Decorations on the office walls at Fondacija CURE
Last week at my internship I spent a solid 20 minutes scrolling through photos of sculptures of topless women on the internet. It’s not exactly what I had envisioned working on this summer, but it turns out that sometimes when you’re looking for information on feminist sculptors, much of the available content is visual. And I can’t complain about receiving academic credit for it.
Fondacija CURE is a feminist activist organization in Sarajevo with an extensive list of projects. I stumbled upon the stone breasts while researching an artist who will be attending CURE’s annual feminist art festival, to assemble her bio for the website. Researching some of this year’s guests has been my main project for the last couple of weeks, as the festival is about three weeks away. Unfortunately, I won’t be here to see it, but this event is a pretty big deal for the organization.
They invite NGOs, a variety of officials from Bosnia and Sarajevo-based embassies, and the media to the opening of the festival. I’m told that in addition to the attendees from all parts of Bosnia who come, there are regular contingents of (primarily) women who make the trip from neighboring countries. There are great efforts taken to ensure that young women, economically disadvantaged women and women from marginalized communities can attend the festival, and to ensure that they are represented on the stage.
In addition to celebrating feminist art, CURE’s activities include monitoring of policy and lobbying of political leaders, coordinating activist demonstrations in Sarajevo, holding educational workshops for youth around the country, and various other projects, such as screening the textbooks used in public school for content which normalizes domestic violence. In short, they’re kind of a catch-all for feminist causes in Bosnia and Herzegovina. Which you kind of have to be when you’re one of the only organizations doing this kind of work.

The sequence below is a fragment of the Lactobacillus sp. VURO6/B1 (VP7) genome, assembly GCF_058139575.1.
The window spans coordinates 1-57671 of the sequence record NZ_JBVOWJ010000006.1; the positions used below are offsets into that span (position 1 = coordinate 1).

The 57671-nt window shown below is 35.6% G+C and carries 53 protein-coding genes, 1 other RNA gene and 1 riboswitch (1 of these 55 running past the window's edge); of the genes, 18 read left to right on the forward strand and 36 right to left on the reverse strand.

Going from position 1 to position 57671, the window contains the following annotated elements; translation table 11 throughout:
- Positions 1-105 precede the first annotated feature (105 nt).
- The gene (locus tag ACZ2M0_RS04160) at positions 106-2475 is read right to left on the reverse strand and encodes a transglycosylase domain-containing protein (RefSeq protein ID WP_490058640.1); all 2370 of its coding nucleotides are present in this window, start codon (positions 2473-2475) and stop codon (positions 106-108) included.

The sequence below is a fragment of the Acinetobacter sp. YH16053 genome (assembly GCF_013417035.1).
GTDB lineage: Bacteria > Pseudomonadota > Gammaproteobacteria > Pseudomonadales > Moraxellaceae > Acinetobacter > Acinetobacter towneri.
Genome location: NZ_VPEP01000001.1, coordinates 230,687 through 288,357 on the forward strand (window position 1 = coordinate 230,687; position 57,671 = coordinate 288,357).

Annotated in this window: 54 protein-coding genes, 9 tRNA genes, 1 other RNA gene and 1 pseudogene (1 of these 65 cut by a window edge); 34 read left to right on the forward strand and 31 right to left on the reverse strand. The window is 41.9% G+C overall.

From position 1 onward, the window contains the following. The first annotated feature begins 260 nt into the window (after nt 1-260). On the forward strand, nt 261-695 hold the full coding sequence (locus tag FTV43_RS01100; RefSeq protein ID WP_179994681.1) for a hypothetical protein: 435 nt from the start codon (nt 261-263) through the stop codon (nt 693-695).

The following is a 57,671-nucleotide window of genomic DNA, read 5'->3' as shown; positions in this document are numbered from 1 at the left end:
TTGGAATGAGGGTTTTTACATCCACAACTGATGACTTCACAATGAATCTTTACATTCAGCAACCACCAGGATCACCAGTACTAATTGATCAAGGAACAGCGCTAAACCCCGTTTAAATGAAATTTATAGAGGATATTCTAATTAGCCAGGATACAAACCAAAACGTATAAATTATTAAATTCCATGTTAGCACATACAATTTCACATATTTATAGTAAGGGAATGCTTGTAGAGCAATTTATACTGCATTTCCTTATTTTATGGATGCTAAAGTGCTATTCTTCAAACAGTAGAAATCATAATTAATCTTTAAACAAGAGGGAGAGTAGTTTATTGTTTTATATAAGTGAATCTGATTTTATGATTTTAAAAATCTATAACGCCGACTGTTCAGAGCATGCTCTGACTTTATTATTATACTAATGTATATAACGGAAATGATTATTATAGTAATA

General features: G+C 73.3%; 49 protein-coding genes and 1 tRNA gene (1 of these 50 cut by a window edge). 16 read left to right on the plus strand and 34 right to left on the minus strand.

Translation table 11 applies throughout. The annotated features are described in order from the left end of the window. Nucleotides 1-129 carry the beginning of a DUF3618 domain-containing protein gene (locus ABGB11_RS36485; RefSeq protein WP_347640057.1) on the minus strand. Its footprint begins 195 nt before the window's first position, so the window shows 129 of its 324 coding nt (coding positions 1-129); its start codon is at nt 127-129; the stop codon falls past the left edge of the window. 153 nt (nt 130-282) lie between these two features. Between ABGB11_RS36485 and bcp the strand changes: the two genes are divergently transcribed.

One of my personal frustrations while learning about Bosnia’s history has been my perception that women are not adequately represented in much of the material or public commemoration of the violence in the 1990s. There are many reasons for the way in which the culture of memory has developed, and it’s certainly not my place to come in and dictate how someone else’s experiences should be memorialized. As any self-aware feminist in development should know, it’s not the outsider’s place to impose their beliefs on another community; a well-meaning foreigner who dictates how women (or any marginalized group) should act just perpetuates their oppression in a different manner than the power structure that has oppressed them in the first place.
In my role as an intern, it’s my duty to listen to my supervisors at work and then decide how I can best assist with what they need, in their context. Not surprisingly, the best contribution I can make looks different in practice than I might have imagined it to look prior to being here. While it seems to me that assembling an issue brief or research report would be my optimal work output, sometimes what my supervisors actually need is for me to sift through the nude sculptures to find the background info. And if I want to contribute to the feminist movement in Bosnia, or to the field of international development in general, this is how I feel I can best do it responsibly.
But, aside from taking the opportunity to condemn imperial forms of feminism, I mention the issue of women’s representation here to illustrate the importance of an organization like Fondacija CURE. They’re a small NGO created and run by Bosnian women with the intention of elevating the voices of other women to create a gender equitable society. On the front page of their website right now, there are links to articles about female survivors of sexualized violence, rural widows, and queer women in Bosnia. They design projects and events that suit their communities, using tactics to mobilize and empower local women in their own lives, while also advocating for institutional change in Bosnia. Rather than trying to achieve gender equity by enforcing it on the unreceptive masses from a position of power, CURE works directly with marginalized groups to determine how best to serve and advocate for them. As with anything new, they encounter some resistance from the more conservative elements of society, but their fight is their own. And who better than Bosnian women, of various intersectional identities, to create and define change that will benefit Bosnian women?